|Publication number||US4333444 A|
|Application number||US 06/137,251|
|Publication date||Jun 8, 1982|
|Filing date||Apr 4, 1980|
|Priority date||Apr 4, 1980|
|Publication number||06137251, 137251, US 4333444 A, US 4333444A, US-A-4333444, US4333444 A, US4333444A|
|Inventors||Roger I. Sell, Irving W. Sell|
|Original Assignee||Roger I. Sell|
|Export Citation||BiBTeX, EndNote, RefMan|
|Patent Citations (10), Referenced by (17), Classifications (15)|
|External Links: USPTO, USPTO Assignment, Espacenet|
1. Field of the Invention
The present invention relates to solar collectors for melting ice and snow on a surface, such as a roof.
2. Prior Art
Various types of solar collector assemblies have been utilized in the past to collect solar energy, and use it for such things as heating water, or rooms. These collectors employ known principles to permit absorption of solar energy, converting it to heat and then the heat is transferred to a liquid or gas, such as water or air, which is then circulated to the desired location for either storage or use.
The problem with ice or snow build-up on roofs, particularly in the area of the roof overhang is recognized in the northern portions of the United States. After a snowstorm, the snow will tend to melt in warmer areas of the roof and water will run down the roof toward the overhang areas. Because there is no heated area under the overhang, this water will freeze causing ice to build up. Eventually as alternate thawing and freezing occurs, a substantial ridge of ice will build up to form an ice dam, and water will tend to back up behind this ridge, leak under the shingles and into the building. Various attempts to solve the problem have advanced, such as electric heating cables, or other electric heaters to melt the build-up.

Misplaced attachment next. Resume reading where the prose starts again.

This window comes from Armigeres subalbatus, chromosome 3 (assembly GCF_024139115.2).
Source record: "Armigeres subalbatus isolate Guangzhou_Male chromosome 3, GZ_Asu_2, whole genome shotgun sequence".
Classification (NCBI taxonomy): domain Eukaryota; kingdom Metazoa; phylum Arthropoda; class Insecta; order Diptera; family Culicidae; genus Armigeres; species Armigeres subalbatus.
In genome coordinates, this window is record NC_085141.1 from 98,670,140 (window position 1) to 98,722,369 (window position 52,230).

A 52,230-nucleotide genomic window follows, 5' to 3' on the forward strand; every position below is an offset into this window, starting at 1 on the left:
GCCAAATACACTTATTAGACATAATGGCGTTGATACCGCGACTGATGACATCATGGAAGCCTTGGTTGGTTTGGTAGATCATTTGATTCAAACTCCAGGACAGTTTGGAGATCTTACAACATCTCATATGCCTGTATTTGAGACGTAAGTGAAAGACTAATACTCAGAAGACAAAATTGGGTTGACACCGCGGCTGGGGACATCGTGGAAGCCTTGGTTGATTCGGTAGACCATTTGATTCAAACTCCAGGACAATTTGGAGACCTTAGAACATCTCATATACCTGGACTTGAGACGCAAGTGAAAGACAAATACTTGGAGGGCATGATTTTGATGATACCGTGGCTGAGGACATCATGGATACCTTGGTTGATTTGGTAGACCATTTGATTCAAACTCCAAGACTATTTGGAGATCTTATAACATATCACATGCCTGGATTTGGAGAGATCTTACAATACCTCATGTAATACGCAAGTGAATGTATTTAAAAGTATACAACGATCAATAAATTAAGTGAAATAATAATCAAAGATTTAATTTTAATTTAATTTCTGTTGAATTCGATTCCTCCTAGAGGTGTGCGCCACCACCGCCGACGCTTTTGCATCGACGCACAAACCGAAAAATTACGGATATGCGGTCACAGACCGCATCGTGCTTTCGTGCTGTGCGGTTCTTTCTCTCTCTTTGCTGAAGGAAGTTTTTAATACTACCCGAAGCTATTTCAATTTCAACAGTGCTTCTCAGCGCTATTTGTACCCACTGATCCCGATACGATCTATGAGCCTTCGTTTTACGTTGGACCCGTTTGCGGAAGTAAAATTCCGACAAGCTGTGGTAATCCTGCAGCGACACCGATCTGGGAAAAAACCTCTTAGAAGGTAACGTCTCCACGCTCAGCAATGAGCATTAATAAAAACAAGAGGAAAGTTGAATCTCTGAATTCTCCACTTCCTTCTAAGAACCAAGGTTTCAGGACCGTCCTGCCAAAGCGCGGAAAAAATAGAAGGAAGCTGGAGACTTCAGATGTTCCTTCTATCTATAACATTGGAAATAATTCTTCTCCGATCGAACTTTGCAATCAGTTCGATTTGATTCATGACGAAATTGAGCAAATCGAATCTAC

One type of heater for roof tops has utilized a metal tube that lays on the roof generally perpendicular to the edge line of the roof. An electric heating element is positioned in the tube and the heating element conducts heat to the tube to melt a channel in the ice or snow and permit water that has melted higher up on the roof to drain through.
The present invention relates to a solar collector having an absorber plate exposed to receive solar radiation.